Geekices

My tools of trade in a Linux system

With no special order:

Desktop environments and/or window managers

  • plasma (to me, the best desktop environment for any free software operating system)
  • i3wm (paired with picom [https://github.com/ibhagwan/picom] for transparency, blur and rounded corners)

Terminal emulators

  • konsole (I’ve grown very fond if this terminal emulator since I switched to the plasma desktop, and it has blur for the blings ;))
  • urxvt-unicode (with tabbedex, so I can have tabs with it)

Text editors

  • micro (my favorite and because it supports gui keybinds, although it’s a cli text editor)
  • nano (simple and super useful, available by default in a lot of linux distributions)
  • vim (I have a custom mode for writing markdown text)
  • gedit (for when I need a text editor with a gui)

Note taking

  • qownnotes

Browsers

  • firefox (my favorite for around a decade and an half. I actually used the 0.x versions)
  • chromium
  • brave
  • falkon

Multimedia

  • gimp (and a fork named glimpse)
  • darktable
  • lightzone (like darktable)
  • jpegoptim
  • optipng
  • oxipng
  • youtube-dl

System tools

  • htop
  • gotop
  • cat
  • scat (for when I need to ‘cat’ a file with syntax highlight)
  • less
  • watch (I like to keep a pane opened on tmux with the hardware temperature [watch -n1 ‘sensors -A | egrep “edge|temp”‘])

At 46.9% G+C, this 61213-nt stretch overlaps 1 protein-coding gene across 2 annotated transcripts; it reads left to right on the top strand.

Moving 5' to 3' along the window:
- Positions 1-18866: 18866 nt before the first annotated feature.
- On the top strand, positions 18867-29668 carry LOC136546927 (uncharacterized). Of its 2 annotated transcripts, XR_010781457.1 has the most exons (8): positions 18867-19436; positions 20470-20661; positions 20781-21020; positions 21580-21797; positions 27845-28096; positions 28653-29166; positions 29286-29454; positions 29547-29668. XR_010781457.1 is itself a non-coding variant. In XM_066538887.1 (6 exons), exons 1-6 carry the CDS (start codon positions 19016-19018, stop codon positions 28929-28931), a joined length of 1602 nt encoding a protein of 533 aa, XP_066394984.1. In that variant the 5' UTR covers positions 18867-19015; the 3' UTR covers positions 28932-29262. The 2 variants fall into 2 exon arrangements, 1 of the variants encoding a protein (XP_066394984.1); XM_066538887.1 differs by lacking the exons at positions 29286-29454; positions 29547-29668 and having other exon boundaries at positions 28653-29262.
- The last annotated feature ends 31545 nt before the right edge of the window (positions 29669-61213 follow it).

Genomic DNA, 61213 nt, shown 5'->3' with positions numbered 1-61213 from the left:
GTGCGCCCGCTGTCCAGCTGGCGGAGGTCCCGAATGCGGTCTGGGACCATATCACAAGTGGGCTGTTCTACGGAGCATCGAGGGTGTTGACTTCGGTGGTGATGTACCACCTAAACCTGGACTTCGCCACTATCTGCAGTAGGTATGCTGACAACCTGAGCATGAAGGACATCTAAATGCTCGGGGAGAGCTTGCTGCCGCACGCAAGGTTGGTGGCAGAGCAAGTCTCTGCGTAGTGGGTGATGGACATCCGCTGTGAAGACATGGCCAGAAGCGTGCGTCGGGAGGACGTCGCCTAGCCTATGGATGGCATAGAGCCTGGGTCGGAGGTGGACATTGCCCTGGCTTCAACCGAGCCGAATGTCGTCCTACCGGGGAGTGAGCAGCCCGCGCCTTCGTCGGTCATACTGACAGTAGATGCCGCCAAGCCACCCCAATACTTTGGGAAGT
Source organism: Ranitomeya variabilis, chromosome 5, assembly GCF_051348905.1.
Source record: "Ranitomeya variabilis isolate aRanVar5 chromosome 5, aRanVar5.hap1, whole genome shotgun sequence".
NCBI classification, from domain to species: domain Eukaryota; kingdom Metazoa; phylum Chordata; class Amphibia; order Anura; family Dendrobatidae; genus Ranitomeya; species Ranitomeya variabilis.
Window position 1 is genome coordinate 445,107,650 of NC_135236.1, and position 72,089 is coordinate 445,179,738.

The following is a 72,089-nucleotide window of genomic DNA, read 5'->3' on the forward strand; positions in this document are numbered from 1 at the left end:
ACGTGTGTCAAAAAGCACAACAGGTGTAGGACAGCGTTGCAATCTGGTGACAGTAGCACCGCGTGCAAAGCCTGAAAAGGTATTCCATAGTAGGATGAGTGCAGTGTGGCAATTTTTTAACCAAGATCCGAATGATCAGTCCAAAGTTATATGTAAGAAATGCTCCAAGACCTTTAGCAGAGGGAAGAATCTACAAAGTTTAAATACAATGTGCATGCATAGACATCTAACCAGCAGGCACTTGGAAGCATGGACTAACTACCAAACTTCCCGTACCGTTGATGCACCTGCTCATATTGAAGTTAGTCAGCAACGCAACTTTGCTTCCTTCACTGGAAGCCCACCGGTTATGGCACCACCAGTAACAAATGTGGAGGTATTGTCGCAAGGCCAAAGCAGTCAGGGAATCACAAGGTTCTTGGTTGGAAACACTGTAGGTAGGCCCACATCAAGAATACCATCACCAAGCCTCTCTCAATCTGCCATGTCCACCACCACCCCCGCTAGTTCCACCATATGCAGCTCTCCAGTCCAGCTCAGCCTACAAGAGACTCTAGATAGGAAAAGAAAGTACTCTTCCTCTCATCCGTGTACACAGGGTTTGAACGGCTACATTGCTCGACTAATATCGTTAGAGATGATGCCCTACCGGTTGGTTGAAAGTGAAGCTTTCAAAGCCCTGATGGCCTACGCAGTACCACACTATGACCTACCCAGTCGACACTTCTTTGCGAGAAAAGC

• openssh
  • dotdrop (for the dotfiles backup)
  • tmux (I love this terminal multiplexer)
  • tmuxinator (useful if you want to open tmux with any number of panes by default)
  • broot (a cli file manager with vim-like keybinds and commands)
  • fzf integrated with bash (because fuzzy search rocks)
  • pacman (because I use EndeavourOS, basically Arch with a graphical installer)

What about you? What are your tools of trade in a Linux system?


Geekices

Managing dotfiles

I’ve been looking for a simple but powerful solution for managing my dotfiles, either the ones on my personal computer or the ones I use on virtual machines. After taking a look at a few options, I think I’ll give dotdrop a try and publish a new post as soon as I feel I’ve evaluated it enough.


Geekices

Bash: how-to improve history manipulation

By default, up and down keys allow you to navigate your bash history. Another option is the history built-in command and bash expansions (ex.: !2 runs the second command, oldest to newest, from your bash history).

There are also tools, like bash-it, that allow for better history manipulation, but this also adds a lot of other stuff, so it might make your .bashrc load slower. It will make your bash look good as hell too.

Another option for an awesome way to access your bash history is the following snippet, based on bash-it‘s history plugin:

if [ -t 1 ]
then
    bind '"\e[A": history-search-backward'
    bind '"\e[B": history-search-forward'
fi

With this, you only need to write part of a command, press the up arrow and it will complete it with the commands in bash history file that match to what you’ve written.

I’ve add it to the end of my .bashrc. Together with bash completion, it improves my workflow by a lot.